Why Teddy Talks 2017 should inspire all journalists

It’s not everyday that a talk changes your approach to reporting, inspires you to build an interactive map or gasp, signup for Snapchat. Check out these eye-opening Teddy Talks on everything from ethics to the latest tech trends in journalism.

Stephanie: This Teddy Talks makes the case for long-form journalism. Is there room for 1000+ words in a world where shorter attention spans are speculated and news is mostly accessed through mobile devices?

 

 

Paula: This Teddy Talk examines whether newsrooms should use Instagram for micro-blogging? aka “What the Rock and the NY Times have in common”

 

 

 

Flora: My Teddy Talk is an introduction to interviewing people who have been through trauma, including tips on approaching people to things to watch out for during an interview.

 

 

 

Kajol: Making the case for Snapchat. It is a popular platform used by young millennials but most of the news found on the Discover page is tabloid media about movie stars. This Teddy Talk looks at whether mainstream media should adopt it for hard news.

 

 

Dylan: My Teddy Talk was an examination of the sports “journalism” website The Player’s Tribune. The talk centered around the question of whether pro athletes writing their own stories is true journalism or if it is just an elaborate form of PR.

 

 

Sameer: The case for better science reporting. This Teddy Talk looks at how journalists can use multimedia techniques to craft unique health stories that are both interesting and accessible.

 

 

Arash: Becoming a better networker! For my Teddy Talk I presented a few tips to help my fellow classmates network over the upcoming months.

 

 

 

Jason: There are many ways to express one’s identity, particularly as it relates to sexuality, gender identity and disability. This Teddy Talk provides tips on how to accurately, appropriately and respectfully incorporate a person’s identity into your reporting.

 

 

Mina: This Teddy Talk focused on educating/reminding students about avoiding conflicts of interest while working in the field of Journalism.

 

 

 

Robin: My Teddy Talk looked at how podcasts are perfecting the art of native advertising (an integral part of their business model), and collapsing the boundaries between original and sponsored content.

 

 

Scott: This Teddy Talk looked at Carto, a visualization tool for mapping GIS data. We combine real data detailing Toronto’s watermain breaks with weather data to build a map any journalist would want to help tell a story.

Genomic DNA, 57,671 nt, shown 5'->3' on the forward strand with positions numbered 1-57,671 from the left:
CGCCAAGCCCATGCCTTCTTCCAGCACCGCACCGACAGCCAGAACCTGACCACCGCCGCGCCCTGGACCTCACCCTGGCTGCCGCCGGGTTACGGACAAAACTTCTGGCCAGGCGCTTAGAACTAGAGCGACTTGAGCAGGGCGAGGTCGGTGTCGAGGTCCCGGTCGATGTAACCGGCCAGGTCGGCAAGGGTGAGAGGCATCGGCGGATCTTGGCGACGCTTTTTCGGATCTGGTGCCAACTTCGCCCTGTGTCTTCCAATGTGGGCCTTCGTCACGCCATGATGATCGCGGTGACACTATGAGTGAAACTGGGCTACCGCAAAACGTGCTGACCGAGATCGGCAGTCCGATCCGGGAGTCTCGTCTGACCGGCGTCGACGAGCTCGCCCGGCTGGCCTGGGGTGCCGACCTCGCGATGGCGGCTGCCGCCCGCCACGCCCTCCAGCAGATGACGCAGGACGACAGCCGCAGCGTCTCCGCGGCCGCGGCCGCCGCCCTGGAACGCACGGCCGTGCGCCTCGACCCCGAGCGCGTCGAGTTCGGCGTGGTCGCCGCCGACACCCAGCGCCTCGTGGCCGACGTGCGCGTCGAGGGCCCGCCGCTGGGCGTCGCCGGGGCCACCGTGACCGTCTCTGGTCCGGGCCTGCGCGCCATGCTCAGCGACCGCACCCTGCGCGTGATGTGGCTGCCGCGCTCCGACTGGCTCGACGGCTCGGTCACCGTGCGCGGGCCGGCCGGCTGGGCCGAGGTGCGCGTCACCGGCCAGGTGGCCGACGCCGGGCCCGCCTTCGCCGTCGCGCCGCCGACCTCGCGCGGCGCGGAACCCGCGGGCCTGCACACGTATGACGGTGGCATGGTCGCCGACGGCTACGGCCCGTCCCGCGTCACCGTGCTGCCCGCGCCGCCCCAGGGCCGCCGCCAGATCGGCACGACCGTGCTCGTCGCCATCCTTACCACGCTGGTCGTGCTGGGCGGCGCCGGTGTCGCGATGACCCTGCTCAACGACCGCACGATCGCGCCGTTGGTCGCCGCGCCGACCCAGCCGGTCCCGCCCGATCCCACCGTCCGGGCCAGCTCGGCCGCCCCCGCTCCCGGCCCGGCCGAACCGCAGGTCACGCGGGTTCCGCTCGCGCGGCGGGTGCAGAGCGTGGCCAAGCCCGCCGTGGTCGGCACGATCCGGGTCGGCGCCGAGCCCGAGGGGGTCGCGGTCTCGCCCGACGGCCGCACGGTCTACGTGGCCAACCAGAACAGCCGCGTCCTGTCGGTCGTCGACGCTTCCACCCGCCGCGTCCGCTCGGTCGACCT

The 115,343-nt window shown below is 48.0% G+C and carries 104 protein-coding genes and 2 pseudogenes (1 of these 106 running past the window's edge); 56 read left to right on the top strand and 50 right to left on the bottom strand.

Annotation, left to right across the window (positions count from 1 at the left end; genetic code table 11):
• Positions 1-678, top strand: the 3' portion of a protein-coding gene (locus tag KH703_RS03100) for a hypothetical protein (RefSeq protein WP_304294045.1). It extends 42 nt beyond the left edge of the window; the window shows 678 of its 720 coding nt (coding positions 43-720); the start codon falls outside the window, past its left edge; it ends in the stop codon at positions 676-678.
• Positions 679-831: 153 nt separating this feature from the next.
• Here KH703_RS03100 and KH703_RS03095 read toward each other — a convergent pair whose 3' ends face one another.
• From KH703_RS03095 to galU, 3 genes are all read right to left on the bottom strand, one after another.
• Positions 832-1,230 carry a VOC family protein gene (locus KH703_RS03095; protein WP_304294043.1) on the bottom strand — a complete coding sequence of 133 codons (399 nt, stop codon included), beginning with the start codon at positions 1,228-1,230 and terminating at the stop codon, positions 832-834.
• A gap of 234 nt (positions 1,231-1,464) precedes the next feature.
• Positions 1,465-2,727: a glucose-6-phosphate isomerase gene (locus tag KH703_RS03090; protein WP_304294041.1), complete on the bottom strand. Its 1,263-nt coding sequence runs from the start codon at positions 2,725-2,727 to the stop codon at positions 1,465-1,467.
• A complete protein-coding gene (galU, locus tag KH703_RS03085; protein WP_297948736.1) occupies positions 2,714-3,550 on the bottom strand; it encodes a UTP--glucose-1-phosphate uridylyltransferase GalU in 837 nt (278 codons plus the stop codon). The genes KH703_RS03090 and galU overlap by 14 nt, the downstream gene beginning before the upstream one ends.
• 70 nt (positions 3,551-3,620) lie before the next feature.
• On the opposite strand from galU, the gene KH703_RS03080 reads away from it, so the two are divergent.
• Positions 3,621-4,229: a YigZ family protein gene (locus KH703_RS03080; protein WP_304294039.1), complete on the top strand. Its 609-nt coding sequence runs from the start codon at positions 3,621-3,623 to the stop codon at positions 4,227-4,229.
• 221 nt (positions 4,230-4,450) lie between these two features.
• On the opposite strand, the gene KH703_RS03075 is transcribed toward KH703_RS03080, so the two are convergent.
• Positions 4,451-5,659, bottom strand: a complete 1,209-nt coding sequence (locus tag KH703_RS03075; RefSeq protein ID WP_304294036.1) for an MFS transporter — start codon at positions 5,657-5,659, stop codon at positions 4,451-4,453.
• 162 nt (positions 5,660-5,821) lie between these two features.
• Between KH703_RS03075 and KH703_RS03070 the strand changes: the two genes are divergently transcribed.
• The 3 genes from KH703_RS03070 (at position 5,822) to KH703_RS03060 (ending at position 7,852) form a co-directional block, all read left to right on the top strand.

Richard: How not to waste your life! My Teddy Talk was about procrastination. I present an app that helps block distractions so that writers can focus.

 

 

 

Krystle: This Teddy Talk looks at how young reporters can effectively manage emotional distress/vicarious trauma brought on by events they cover and stories they tell.

 

 

 

Shannon: My Teddy Talk was on the recent merge of Vice and Rogers and discussing the potential of filtered/biased content, news outlets creating original series, and job opportunities in journalism.

 

 

Sara: This Teddy Talk looks at the importance of accurate representation in the media, including why we often have stereotypical representations of different groups of people and how we can change our approach as journalists.

 

 

Jayn: My Teddy Talk is about an app called Cogi. It is an audio recording app that acts as a DVR, thus allowing a journalist to only record those lightbulb moments, instead of an entire interview. This could be useful at press conferences, meetings, or interviews.

 

 

Myles: This Teddy Talk looks at paywall journalism featuring The Athletic, a new sports website in Toronto with a paywall and tons of talent. It introduces a new way of sharing journalism in an age where less people seem to be getting paid for it.

 

 

J.P.: My Teddy talk is a look at how a robust comment section can add real value to online articles. Ultimately, if conversations are managed correctly, comment sections can lead to insightful conversations and community building.

 

 

Sebastian: My Teddy Talk is an introduction to Tableau Public, a free desktop application used for data visualization. I demonstrate how a journalist could use Tableau to visualize trends in unemployment among young people in Canada.”

 

 

 

Jamie-Lee: My Teddy Talk was about reporting on Indigenous peoples, including tips to use when reporting on Indigenous peoples, communities and issues.

 

 

 

 

Melinda: My Teddy Talk looked at news satire as a growing trend on social media. In the age of fake news – and real news so wild, it seems fake – can we discern what’s meant to be parody? What happens when we can’t?

 

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Western University: Faculty of Information & Media Studies

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